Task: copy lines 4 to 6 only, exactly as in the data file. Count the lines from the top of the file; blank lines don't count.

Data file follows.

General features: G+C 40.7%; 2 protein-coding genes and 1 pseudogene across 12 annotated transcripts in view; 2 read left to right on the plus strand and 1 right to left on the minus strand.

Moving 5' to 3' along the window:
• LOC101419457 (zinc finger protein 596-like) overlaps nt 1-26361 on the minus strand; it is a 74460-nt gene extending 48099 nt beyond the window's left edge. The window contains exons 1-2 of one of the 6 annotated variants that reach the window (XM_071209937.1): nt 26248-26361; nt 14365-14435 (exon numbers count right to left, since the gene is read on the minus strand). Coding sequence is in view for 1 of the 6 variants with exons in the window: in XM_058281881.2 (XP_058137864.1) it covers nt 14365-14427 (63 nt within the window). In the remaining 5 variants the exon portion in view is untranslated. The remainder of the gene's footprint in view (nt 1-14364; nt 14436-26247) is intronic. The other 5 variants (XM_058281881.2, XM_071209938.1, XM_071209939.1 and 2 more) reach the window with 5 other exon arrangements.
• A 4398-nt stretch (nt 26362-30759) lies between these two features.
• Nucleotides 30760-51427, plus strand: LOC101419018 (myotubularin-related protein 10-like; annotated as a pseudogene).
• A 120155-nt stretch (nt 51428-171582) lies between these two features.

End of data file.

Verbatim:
• A 4398-nt stretch (nt 26362-30759) lies between these two features.
• Nucleotides 30760-51427, plus strand: LOC101419018 (myotubularin-related protein 10-like; annotated as a pseudogene).
• A 120155-nt stretch (nt 51428-171582) lies between these two features.